Credit: Everett Collection

J.R.R. Tolkien changed the course of fantasy literature. His epic three-part novel The Lord of the Rings spawned countless imitations during the second half of the 20th century, and when director Peter Jackson adapted it into three blockbuster films in the first years of the 2000s, a whole new generation was inspired by Middle-earth. But although fans of LOTR can take a trip to New Zealand (when the pandemic’s over, that is) to see the still-standing film sets of Middle-earth locations like Bag End, there isn’t one location where fans of Tolkien’s writing can gather. Many of the actors who starred in Jackson’s film adaptations of Tolkien, including Ian McKellen and John Rhys-Davies, want to change that.

Project Northmoor was launched earlier this month in the wake of the news that Tolkien’s home in Oxford, England at 20 Northmoor Road  — the very place where he wrote The Lord of the Rings, The Hobbit, and likely most of what became The Silmarillion — has gone up for sale. The goal of the initiative is to raise enough money to purchase the house and renovate it so that “the guest can experience what it would have been like to call on the Professor in 1940,” Project Northmoor’s website explains. One could become a guest by booking a spot in the “retreats, writing seminars and other cultural events” that would be planned. Given that this initiative was conceived during the ongoing COVID-19 pandemic, there are also plans for virtual events. 

“There is no focal point for Tolkien fans throughout the world. Right at the moment, the object is to secure one,” Rhys-Davies, who played the dwarf Gimli in Jackson’s Lord of the Rings films, tells EW. “If people had the chance of buying Jane Austen's house 20 years after she died, or John Milton's house, and missed the chance, today we would all be saying, didn't anyone realize at the time what was happening? This is an extraordinary opportunity. If you are a Tolkien fan, it would be awful nice to be able to go and see where he sat down. I'm sure we can recreate his study.”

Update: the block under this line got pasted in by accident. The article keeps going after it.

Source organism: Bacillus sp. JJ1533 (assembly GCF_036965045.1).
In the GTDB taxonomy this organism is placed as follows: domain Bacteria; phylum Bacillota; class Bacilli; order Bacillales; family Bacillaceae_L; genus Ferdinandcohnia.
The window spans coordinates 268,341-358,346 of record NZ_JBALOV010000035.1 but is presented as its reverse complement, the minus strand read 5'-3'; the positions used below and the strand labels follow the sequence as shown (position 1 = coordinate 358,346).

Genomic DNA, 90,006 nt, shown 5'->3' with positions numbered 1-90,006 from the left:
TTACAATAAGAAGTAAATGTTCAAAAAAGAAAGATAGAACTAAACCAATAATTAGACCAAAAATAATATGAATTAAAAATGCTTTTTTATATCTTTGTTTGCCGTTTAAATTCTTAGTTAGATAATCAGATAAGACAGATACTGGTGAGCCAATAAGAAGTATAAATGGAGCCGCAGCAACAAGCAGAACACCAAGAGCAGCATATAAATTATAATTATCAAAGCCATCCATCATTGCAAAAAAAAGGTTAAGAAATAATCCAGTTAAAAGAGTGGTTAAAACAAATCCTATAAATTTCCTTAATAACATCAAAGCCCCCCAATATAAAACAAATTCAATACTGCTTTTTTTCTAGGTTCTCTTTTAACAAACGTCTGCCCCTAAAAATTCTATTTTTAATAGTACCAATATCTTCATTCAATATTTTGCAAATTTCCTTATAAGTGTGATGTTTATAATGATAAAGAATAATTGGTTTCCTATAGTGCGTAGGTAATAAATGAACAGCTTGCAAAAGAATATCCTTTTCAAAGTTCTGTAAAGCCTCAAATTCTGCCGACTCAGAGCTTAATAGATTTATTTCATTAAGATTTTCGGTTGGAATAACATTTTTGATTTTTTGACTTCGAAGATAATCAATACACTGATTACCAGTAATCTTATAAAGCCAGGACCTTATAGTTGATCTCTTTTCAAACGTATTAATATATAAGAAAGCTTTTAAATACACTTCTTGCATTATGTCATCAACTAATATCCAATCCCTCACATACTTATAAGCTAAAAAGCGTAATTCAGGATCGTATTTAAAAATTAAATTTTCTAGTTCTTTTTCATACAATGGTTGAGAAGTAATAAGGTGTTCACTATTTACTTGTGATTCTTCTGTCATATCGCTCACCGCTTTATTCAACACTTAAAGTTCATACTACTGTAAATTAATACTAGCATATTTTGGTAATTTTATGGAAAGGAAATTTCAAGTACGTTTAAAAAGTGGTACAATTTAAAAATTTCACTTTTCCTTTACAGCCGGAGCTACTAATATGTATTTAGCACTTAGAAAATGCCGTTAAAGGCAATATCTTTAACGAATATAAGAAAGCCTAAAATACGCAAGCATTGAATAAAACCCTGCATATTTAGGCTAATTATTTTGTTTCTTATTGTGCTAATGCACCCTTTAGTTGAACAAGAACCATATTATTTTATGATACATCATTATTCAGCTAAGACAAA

Tolkien was a student of mythology; he taught Beowulf at Oxford and found his initial inspiration for Middle-earth in a fragment of Old English poetry. His goal with his Middle-earth stories was to create an ancient mythology for England, inspired by epics like the Finnish Kalevala. He appears to have succeeded. The way latter Tolkien works like The Silmarillion were posthumously edited together by his son Christopher even resembles the way mythologies are often collated from a variety of sources and traditions. 

He was trying to recreate a history, a pre-Arthurian history," Rhys-Davies says. "There are still some silly people who say ‘oh, he’ll be forgotten in 200 years anyway.’ Yeah, I’m sure they said that about Giraldus Cambrensis too, and the myth of Arthur. I will lay money that Tolkien, of all the contemporary writers we've had, will be remembered in 1,000 years. Although we will know it’s not history, those pre-Arthurian myths will be part of our mythology in the way that the myth of Arthur is part of our history. Strong societies depend on the legends and the mythology that they have."

You can read more about the effort to preserve Tolkien's home (and make a donation) at Project Northmoor's website.

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